When we first started this website we were told about a nearby rifle range believed to have been used for training troops during the Crimean War. Only now have we managed to get to it and photograph it - but it was well worth the hike.
Our friend, local historian John Ireland (Holcombe Moor Heritage Group / Holcombe History Society), knows a great deal about the history of his local village - Holcombe in Bury. He told us about this site on Harcles Hill, above the Ramsbottom - Rawtenstall valley.
The site predates the MoD firing range on the other side of the hill between Holcombe and Hawkshaw which was created in 1912 and covers 900 acres. Indeed, its eastern boundary is not far from the site of the Crimean era firing range, lying on the ridge above it. So it does seem to fit that this range therefore predates the modern range nearby.
The Crimean War was between 1853 and 1856. One of the British Army's greatest failures is now famously remembered in Alfred, Lord Tennyson's narrative poem 'The Charge Of The Light Brigade'. It is also the war in which Florence Nightingale became famous when she organised care for wounded soldiers.
Our site is unfortunately a bit of a mystery as we have found no formal record of it being built as a practice range for the Crimean War. However, one reference we have found is in 'Notes on Holcombe' (published in 1901) by Henry Dowsett, the Rector of Holcombe. On page 49 during a chapter entitled 'The Troughs' (about the nearby glacial feature marked on some Ordnance Survey maps) he states: "The Connaught Rangers encamped on Harcles Hill during the Crimean War". The Connaught Rangers, according to Wikipedia were "The 88th Regiment of Foot (Connaught Rangers) ("the Devil's Own") an infantry Regiment of the British Army, raised in 1793". As the date of the Crimean War places this site in living memory of Dowsett's book, it being roughly 50 years previous, it seems reasonable to conclude that it is of Crimean vintage.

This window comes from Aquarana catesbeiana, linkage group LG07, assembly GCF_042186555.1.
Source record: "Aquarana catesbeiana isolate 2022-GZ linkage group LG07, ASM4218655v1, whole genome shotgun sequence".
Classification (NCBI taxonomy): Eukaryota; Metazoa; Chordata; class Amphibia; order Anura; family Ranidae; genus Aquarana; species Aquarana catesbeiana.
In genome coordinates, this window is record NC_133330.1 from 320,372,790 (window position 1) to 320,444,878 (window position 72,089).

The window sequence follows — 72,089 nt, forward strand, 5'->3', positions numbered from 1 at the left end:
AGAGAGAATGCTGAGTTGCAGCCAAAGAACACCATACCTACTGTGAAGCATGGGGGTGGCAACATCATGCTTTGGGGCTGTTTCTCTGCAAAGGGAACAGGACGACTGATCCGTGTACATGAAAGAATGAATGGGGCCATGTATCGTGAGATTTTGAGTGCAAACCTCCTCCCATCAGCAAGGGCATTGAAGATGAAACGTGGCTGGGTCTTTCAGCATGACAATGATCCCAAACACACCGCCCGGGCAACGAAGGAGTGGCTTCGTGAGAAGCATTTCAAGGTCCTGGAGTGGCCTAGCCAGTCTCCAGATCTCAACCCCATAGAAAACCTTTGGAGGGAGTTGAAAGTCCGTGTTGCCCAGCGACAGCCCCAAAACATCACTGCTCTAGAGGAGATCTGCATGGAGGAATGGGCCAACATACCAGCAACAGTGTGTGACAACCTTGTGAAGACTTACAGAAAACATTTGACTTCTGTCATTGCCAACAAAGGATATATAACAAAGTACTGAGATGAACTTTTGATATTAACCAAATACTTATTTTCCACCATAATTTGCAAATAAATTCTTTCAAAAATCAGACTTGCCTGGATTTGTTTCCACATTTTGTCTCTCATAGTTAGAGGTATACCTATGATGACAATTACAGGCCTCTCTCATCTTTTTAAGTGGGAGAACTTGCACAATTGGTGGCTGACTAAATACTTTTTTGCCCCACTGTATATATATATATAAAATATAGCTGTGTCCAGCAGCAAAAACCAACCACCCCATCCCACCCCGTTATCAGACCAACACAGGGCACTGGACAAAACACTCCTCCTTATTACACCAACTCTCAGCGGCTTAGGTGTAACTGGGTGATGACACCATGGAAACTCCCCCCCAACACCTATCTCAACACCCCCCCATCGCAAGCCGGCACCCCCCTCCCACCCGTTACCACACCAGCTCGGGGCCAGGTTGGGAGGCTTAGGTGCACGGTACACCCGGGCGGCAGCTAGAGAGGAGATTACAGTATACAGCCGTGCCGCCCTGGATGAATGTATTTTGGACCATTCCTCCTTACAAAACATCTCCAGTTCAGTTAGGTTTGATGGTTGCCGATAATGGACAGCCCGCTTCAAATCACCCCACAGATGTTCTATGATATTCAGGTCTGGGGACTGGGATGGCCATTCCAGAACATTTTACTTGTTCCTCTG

All that can be seen today of the firing range is one of the sites of the targets. It is not known if there were other targets, but we cannot see evidence of any others within the locality. Nor can we see any evidence of where the firing points would be. What we have surviving is the ramped earth bank, a substantial retaining wall for it, a pit (in which the targets would be raised and lowered either mechanically or by hand) behind the retaining wall, steps out of the pit and side and back walls for the pit. Soldiers, whose duty it was to raise and lower the targets, would have been in this pit area, protected by the earth bank, but not daring to put their heads above it in case of being shot! Stray bullets must have landed above on the slope of the hill.
The structure of the site is marked, but not named, on the Ordnance Survey 1:25,000 map and is visible on Lidar. it lies on the slope of Harcles Hill above Chatterton Close Farm.
Other local sites that may be of interest to you:
Holcombe - Helmshore Road Pillbox
Nearby historic sites of interest on our Lancashire Past page:
BELOW LEFT: Old firing butts at the current Holcombe Moor Training Camp - Used during WW1 & WW2.
BELOW RIGHT: Part of the modern firing range